ELKINS - The holiday season is wrapping up, but a new season is just beginning - the flu season, and shots are still available. The flu, particularly the A strain of the H1N1 virus, seems to be more prevalent now than in past years, officials said.
"Influenza A is upon us," Dr. Philip Chua, a family practice physician, said. "We have sent some testing for H1N1 as well and I expect it is here as well as it is in the surrounding states."
Misti Shine, a registered nurse and infection preventionist at Davis Memorial Hospital, said, "It is still pretty early and just now starting to come around to our area. It is really affecting more young and middle-aged adults."
Bonnie Woodrum, the Randolph-Elkins Health Department's infectious disease specialist, said the flu didn't show up as early in the year as it has in the past, but it is still early, as normal flu season starts in late January and runs into February.
"This year is starting to look like it will be worse than normal," said Woodrum. "We have more cases reported now through December than we normally have by this time of year."
Typical flu symptoms consist of fever, cough, congestion, runny nose, sore throat, and head and body aches. High fever is one of the defining characteristics of the flu. If you don't have the rise in fever, it is likely just a cold. Another characteristic of the flu is that it is a "sudden onset" condition, which means you could feel fine when you go to bed and wake up with all the symptoms.
Flu cases will likely rise in the area over the next few weeks and there are ways to protect yourself from the virus, such as avoiding people who have contracted flu, along with avoiding sharing items that can be contaminated easily, such as writing utensils, glasses and books.
Also, the flu vaccine is a good preemptive measure, officials said.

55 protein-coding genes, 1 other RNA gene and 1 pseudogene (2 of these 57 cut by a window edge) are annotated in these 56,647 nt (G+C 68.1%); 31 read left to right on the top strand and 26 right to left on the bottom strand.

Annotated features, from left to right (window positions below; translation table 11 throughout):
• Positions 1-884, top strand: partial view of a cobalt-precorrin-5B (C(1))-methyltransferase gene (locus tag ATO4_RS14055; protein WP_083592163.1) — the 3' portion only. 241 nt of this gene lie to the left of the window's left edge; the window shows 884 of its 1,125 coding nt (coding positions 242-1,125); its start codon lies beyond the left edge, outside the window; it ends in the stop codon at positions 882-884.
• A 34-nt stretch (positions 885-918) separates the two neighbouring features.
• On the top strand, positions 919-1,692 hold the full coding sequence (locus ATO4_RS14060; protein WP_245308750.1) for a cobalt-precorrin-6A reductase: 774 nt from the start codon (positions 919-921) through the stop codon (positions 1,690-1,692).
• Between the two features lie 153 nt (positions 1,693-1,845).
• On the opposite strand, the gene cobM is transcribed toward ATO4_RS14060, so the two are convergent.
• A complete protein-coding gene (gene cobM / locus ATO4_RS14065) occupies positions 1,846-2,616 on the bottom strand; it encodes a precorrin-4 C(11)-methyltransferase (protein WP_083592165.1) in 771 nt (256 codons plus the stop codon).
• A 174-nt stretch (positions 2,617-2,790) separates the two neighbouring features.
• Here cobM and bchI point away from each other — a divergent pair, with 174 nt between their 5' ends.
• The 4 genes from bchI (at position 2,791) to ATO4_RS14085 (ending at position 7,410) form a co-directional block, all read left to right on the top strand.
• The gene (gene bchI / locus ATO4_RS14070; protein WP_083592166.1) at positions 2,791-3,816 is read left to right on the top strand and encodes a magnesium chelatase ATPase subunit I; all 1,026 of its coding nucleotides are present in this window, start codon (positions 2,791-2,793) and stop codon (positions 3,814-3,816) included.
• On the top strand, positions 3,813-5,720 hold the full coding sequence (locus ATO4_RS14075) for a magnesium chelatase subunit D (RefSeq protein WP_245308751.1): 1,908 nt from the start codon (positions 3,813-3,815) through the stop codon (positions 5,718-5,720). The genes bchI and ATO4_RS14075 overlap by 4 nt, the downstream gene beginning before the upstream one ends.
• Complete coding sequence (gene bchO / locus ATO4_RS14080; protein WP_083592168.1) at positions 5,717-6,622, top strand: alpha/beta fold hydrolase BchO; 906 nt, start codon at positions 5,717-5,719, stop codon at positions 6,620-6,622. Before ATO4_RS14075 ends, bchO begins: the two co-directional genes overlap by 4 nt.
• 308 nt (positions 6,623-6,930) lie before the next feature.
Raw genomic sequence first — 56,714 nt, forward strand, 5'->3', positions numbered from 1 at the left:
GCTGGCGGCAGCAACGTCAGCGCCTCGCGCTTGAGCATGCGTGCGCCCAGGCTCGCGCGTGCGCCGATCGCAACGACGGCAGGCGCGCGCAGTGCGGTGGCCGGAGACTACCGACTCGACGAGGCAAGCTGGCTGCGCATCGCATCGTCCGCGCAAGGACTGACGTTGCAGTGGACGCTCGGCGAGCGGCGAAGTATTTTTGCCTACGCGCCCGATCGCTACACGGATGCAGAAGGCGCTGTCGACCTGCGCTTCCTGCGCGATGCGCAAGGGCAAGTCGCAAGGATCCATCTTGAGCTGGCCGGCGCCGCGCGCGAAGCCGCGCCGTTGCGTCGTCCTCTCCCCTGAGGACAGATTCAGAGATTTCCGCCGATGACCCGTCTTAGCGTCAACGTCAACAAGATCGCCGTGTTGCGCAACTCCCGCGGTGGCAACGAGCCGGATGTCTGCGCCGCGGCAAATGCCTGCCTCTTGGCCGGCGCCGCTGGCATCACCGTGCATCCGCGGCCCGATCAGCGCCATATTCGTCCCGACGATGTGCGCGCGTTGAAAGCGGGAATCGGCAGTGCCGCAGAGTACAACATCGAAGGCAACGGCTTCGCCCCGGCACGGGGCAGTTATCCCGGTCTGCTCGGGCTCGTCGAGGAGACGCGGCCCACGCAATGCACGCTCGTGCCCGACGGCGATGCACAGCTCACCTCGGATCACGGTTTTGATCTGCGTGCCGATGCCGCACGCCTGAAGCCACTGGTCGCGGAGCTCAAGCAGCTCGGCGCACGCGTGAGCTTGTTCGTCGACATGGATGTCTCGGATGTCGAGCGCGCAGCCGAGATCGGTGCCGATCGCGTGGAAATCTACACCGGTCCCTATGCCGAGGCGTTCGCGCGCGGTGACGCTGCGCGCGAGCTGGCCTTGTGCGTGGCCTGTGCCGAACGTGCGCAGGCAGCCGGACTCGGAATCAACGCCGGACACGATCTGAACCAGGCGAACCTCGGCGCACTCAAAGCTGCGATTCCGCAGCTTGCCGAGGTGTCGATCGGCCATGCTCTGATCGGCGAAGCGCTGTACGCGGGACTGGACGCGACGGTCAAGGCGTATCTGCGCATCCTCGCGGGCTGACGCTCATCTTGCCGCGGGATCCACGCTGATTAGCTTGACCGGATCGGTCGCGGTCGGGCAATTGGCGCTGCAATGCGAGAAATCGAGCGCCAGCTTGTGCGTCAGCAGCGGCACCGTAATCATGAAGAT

"It is not too late to get the vaccine," said Woodrum. "It takes one week to 10 days for protection to start and peaks with the greatest protection being at 12 weeks."
Shine added that the vaccine is offered as a nasal mist or as a shot. The mist is a live vaccine, but the mist is based on availability.
The mist is a favorable option for children or people with a phobia of needles. These vaccines can be acquired at almost all local pharmacies and physicians' offices.
"The vaccine is available for anyone 6 months and up," said Shine. "It is also OK for pregnant women."
If you start to notice flu-like symptoms, go to a doctor to be seen as soon as possible, officials said. Antibiotics, such as Tami-flu, can be given within the first 48 hours of illness. After that time, antibiotics will not help. Tylenol and Ibuprofen can also helpful as a fever reducer.
If you have the flu, try to get plenty of fluids and rest, along with staying in to lower the possibility of spreading the virus to other people, officials said. If you must go out, masks are available that can be worn to avoid the spread of the illness.
Hand hygiene is also a great way to avoid getting or spreading the flu. Woodrum suggested soaping your hands and making sure you wash them for an appropriate length of time by singing the song "Happy Birthday" to yourself before you stop washing.
Thoroughly rinse your hands to make sure the germs are being washed off in addition to being killed by the soap, she said.
"We expect the season to be worse than normal, and people need to be on alert for the symptoms and start taking care of it early," said Woodrum. "Hand-washing is the single most effective way to stop the spread of infection."